Hi Yana,

Can you even find The ONE when searching for The One? I know that when searching for The One, you have a list of all the things you’re attracted to, but what if those things are what are bad for you?

Like, when you’re into hot and rough sex and you find the person who gives it to you just right, but then it causes you to not be able to see who they really are…is that bad?

I mean you feel like you know them and that they are The One…but do you know them? Are they The One??

After the Afterglow


Dear Afterglow,

Whoa now, let’s not go confusing great sex with great relationship potential. Easy to do? Oh yeah. Fun to do? You betchya. Going to end well? Notttt likely.

First, let’s talk about the concept of The One. Admittedly, you might be barking up the wrong monogamy-til-death-tells-us-otherwise tree for advice about finding one person to fulfill all of your ever-evolving needs for the rest of your life, but here it is.

As social creatures, we’ve been scientifically proven to severely suffer in isolation from other humans. We spend most of our lives seeking out connection to others because it feels good, but also because it is literally tied to our survival as a social species. My entire career as a therapist and sex educator is built on the notion that we want to connect, we want to relate, we want to feel love/be loved, and we want safe and welcome human touch. People will do almost anything to stay connected to those they love, and we sure do act out in surprising, destructive, and panicked ways when those ties start looking like they might break.

Then in comes the concept of The One, which might just as well be called Isolation Insurance. Once we finally find The One, we’re told, we’ve found someone to fulfill all of the needs, firm up all of the relational ties, and to make sure that we will never have to be alone again. Phew! Once we find The One, we can finally relax.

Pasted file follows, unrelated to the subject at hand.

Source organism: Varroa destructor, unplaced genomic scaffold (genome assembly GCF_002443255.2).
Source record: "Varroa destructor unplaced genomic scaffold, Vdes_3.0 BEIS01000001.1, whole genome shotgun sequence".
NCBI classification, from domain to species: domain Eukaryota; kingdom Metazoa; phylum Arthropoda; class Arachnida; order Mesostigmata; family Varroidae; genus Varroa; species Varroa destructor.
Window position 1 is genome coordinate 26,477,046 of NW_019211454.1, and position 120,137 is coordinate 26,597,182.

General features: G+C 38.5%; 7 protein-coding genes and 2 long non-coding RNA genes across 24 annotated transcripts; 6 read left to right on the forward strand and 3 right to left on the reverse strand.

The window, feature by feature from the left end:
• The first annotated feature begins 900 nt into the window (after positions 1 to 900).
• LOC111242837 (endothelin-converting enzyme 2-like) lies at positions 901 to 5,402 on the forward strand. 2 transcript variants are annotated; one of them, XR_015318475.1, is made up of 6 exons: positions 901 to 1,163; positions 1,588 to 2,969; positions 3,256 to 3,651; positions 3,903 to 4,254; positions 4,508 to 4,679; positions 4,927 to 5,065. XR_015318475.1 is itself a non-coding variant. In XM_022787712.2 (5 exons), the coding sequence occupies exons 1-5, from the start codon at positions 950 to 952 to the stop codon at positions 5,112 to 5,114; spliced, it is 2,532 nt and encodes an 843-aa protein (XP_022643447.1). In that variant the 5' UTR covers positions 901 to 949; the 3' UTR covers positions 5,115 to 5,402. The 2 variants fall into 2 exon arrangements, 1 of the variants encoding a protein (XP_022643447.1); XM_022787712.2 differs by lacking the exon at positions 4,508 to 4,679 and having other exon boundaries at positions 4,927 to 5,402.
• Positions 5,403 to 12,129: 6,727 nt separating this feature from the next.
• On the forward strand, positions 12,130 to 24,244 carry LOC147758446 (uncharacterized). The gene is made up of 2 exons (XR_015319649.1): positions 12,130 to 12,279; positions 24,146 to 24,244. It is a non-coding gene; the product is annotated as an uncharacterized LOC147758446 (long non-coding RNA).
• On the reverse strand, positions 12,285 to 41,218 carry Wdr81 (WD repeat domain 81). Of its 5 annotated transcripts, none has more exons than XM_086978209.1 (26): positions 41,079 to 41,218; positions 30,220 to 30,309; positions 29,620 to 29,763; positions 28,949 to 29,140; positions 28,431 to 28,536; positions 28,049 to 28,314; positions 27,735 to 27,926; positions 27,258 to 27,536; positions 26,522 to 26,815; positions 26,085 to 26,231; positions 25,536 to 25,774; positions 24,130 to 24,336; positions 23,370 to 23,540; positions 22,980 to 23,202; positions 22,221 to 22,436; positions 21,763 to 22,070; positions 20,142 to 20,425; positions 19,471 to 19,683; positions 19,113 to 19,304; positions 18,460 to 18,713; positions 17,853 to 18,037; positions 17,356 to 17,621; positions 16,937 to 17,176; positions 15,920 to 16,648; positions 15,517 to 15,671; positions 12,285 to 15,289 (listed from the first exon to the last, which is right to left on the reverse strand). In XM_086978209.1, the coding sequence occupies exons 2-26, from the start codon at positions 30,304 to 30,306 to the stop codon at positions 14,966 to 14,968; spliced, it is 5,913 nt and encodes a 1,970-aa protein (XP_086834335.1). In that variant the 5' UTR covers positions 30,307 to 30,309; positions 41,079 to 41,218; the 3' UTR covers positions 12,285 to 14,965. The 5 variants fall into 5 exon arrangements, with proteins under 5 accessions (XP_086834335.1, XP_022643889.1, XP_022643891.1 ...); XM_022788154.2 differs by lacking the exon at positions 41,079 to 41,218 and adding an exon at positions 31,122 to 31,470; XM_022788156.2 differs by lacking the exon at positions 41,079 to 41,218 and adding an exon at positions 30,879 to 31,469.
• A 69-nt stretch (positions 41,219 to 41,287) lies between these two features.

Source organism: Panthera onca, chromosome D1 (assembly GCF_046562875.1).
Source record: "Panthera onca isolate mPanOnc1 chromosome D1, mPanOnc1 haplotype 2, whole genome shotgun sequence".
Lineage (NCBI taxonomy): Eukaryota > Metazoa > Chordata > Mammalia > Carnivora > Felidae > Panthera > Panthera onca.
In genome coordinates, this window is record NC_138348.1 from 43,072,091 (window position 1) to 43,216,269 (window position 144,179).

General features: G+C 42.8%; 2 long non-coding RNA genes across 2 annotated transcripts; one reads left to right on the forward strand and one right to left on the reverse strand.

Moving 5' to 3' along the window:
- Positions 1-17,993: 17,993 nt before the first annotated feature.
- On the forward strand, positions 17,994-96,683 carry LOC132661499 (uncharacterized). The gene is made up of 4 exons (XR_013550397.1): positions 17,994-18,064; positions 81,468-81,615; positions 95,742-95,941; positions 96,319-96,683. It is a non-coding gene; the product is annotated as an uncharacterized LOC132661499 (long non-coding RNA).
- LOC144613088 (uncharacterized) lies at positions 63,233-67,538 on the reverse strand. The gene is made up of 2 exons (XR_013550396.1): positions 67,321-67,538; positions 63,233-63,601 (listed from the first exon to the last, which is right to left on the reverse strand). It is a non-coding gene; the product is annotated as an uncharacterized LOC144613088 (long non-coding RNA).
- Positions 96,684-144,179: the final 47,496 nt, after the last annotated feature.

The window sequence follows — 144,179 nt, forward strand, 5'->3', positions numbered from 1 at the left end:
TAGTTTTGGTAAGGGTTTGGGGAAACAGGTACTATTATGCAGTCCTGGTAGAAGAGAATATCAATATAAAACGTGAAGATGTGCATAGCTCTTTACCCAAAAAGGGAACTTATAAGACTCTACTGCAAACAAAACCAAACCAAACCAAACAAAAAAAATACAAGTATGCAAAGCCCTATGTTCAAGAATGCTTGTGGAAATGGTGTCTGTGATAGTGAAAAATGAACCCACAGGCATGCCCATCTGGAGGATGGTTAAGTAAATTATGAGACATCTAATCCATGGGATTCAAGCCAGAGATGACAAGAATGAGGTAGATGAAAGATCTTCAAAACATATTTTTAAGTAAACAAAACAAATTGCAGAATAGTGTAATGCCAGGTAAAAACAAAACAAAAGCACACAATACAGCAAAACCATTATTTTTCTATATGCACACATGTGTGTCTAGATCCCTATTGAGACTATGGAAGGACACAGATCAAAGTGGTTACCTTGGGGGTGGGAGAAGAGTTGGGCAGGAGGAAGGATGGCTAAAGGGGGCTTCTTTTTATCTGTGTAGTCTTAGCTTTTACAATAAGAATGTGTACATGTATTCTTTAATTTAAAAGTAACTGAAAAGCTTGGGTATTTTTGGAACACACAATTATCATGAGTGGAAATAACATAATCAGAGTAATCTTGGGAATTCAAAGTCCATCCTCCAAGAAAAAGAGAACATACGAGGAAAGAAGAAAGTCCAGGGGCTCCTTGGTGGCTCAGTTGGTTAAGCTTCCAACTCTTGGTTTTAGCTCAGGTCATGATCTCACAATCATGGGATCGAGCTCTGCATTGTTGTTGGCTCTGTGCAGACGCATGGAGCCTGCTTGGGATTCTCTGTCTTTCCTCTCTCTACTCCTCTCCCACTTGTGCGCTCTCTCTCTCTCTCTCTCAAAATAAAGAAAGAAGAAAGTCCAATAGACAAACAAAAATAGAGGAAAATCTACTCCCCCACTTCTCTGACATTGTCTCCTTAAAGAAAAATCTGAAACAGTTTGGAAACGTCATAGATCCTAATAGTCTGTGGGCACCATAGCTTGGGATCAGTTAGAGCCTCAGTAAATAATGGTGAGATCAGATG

But the reality is that all relationships, especially long-term relationships, and extra especially satisfying and healthy long-term relationships, take a lot of hard work. What does this have to do with your current D-lemma, Afterglow?

Well, though sexual compatibility and a hot, rough roll in the hay can be crucial to a happy relationship for many people, it’s not necessarily the only glue needed to create a foundation for a relationship that is long-standing and sustainable.

The first six-odd months of a relationship are basically a sex-and-drug-fueled infatuation party except instead of weed, we’re getting really high on dopamine — a naturally occurring chemical in the body that’s released when we’re forming fresh and exciting sexual and emotional connections with a new lover. As our relationship progresses, some of these chemical connections can fade and what rises to the surface can result in deeper commitment to an ongoing relationship or — our pop of sexual sizzle can fade to reveal, well, not much worth holding onto.

Does this mean you should stop getting awesomely laid right now, Afterglow? Definitely not. But setting some boundaries for yourself around what you’re looking for in a partner, what your expectations are from a good fuck buddy, and the work required to maintain the sweet intersections of both, can make sure that only your ‘you-know’ is getting smashed, and not your hopes or heart.

Yana Tallon-Hicks is a relationship therapist, sex educator, and writer living in the Pioneer Valley. You can find her work and her professional contact information on her website